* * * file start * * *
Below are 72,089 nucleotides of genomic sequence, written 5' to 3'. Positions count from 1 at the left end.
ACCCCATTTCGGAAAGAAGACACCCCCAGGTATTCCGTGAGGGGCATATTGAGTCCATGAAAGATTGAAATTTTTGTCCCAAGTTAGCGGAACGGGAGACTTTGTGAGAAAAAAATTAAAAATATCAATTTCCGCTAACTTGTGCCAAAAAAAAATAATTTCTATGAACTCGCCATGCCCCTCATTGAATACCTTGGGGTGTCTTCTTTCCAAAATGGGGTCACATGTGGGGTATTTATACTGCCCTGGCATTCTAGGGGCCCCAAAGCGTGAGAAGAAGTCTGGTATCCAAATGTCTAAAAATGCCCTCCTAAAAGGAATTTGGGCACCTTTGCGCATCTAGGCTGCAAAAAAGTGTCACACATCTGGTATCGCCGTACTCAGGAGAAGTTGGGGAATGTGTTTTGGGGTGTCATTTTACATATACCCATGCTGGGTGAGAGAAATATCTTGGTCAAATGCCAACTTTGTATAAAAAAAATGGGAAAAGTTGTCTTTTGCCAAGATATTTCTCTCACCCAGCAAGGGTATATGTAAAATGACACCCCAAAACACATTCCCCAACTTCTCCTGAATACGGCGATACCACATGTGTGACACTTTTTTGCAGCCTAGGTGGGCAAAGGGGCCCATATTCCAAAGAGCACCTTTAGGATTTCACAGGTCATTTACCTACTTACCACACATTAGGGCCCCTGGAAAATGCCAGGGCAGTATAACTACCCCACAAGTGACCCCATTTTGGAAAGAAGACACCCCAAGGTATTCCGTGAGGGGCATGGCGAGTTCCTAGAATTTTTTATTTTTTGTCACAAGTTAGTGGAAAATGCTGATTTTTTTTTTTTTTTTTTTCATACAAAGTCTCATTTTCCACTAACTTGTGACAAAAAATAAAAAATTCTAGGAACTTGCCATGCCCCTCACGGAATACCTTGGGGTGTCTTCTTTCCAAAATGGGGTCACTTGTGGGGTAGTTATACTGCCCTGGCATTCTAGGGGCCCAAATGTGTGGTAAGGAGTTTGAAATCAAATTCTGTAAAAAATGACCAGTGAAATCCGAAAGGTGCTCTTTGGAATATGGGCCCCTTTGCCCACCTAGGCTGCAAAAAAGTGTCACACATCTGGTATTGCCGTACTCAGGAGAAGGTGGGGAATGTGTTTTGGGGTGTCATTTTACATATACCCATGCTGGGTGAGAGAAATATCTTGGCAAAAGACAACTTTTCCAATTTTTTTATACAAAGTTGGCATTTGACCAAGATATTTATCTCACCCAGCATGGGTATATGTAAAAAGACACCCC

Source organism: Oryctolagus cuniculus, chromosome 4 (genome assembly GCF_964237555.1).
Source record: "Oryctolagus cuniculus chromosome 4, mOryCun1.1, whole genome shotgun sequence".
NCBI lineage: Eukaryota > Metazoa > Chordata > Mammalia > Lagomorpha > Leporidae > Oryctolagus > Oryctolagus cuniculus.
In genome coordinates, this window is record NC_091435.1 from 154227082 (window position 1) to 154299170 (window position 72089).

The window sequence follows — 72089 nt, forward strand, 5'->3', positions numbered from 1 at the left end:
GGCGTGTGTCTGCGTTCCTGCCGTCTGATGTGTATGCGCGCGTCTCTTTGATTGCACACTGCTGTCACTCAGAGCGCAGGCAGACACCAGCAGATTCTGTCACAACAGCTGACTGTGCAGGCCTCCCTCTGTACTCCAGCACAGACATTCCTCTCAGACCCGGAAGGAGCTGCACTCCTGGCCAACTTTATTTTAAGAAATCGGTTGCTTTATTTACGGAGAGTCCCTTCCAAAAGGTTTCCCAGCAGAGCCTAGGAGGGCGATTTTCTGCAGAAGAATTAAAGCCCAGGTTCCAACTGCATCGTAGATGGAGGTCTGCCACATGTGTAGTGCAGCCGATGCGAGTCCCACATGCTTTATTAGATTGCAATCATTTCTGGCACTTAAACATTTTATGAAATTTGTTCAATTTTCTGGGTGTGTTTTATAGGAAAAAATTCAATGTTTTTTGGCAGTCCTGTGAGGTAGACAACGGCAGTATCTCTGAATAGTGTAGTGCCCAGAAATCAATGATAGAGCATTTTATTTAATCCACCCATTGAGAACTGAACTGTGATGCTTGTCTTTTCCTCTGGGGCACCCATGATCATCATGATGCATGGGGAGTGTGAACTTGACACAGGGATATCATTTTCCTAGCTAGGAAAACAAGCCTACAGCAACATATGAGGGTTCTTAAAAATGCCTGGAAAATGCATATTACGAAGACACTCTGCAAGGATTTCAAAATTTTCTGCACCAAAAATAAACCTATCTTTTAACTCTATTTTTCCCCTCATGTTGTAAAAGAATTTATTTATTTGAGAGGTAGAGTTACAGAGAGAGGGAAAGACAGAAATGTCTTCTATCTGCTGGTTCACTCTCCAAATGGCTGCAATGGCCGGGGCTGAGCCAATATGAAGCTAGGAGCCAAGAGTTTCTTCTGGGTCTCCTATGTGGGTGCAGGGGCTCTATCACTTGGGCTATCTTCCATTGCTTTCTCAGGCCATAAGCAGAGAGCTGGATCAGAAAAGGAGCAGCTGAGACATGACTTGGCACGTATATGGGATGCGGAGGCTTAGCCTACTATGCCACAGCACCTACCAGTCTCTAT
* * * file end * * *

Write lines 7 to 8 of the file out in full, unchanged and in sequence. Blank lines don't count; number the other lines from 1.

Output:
The window sequence follows — 72089 nt, forward strand, 5'->3', positions numbered from 1 at the left end:
GGCGTGTGTCTGCGTTCCTGCCGTCTGATGTGTATGCGCGCGTCTCTTTGATTGCACACTGCTGTCACTCAGAGCGCAGGCAGACACCAGCAGATTCTGTCACAACAGCTGACTGTGCAGGCCTCCCTCTGTACTCCAGCACAGACATTCCTCTCAGACCCGGAAGGAGCTGCACTCCTGGCCAACTTTATTTTAAGAAATCGGTTGCTTTATTTACGGAGAGTCCCTTCCAAAAGGTTTCCCAGCAGAGCCTAGGAGGGCGATTTTCTGCAGAAGAATTAAAGCCCAGGTTCCAACTGCATCGTAGATGGAGGTCTGCCACATGTGTAGTGCAGCCGATGCGAGTCCCACATGCTTTATTAGATTGCAATCATTTCTGGCACTTAAACATTTTATGAAATTTGTTCAATTTTCTGGGTGTGTTTTATAGGAAAAAATTCAATGTTTTTTGGCAGTCCTGTGAGGTAGACAACGGCAGTATCTCTGAATAGTGTAGTGCCCAGAAATCAATGATAGAGCATTTTATTTAATCCACCCATTGAGAACTGAACTGTGATGCTTGTCTTTTCCTCTGGGGCACCCATGATCATCATGATGCATGGGGAGTGTGAACTTGACACAGGGATATCATTTTCCTAGCTAGGAAAACAAGCCTACAGCAACATATGAGGGTTCTTAAAAATGCCTGGAAAATGCATATTACGAAGACACTCTGCAAGGATTTCAAAATTTTCTGCACCAAAAATAAACCTATCTTTTAACTCTATTTTTCCCCTCATGTTGTAAAAGAATTTATTTATTTGAGAGGTAGAGTTACAGAGAGAGGGAAAGACAGAAATGTCTTCTATCTGCTGGTTCACTCTCCAAATGGCTGCAATGGCCGGGGCTGAGCCAATATGAAGCTAGGAGCCAAGAGTTTCTTCTGGGTCTCCTATGTGGGTGCAGGGGCTCTATCACTTGGGCTATCTTCCATTGCTTTCTCAGGCCATAAGCAGAGAGCTGGATCAGAAAAGGAGCAGCTGAGACATGACTTGGCACGTATATGGGATGCGGAGGCTTAGCCTACTATGCCACAGCACCTACCAGTCTCTAT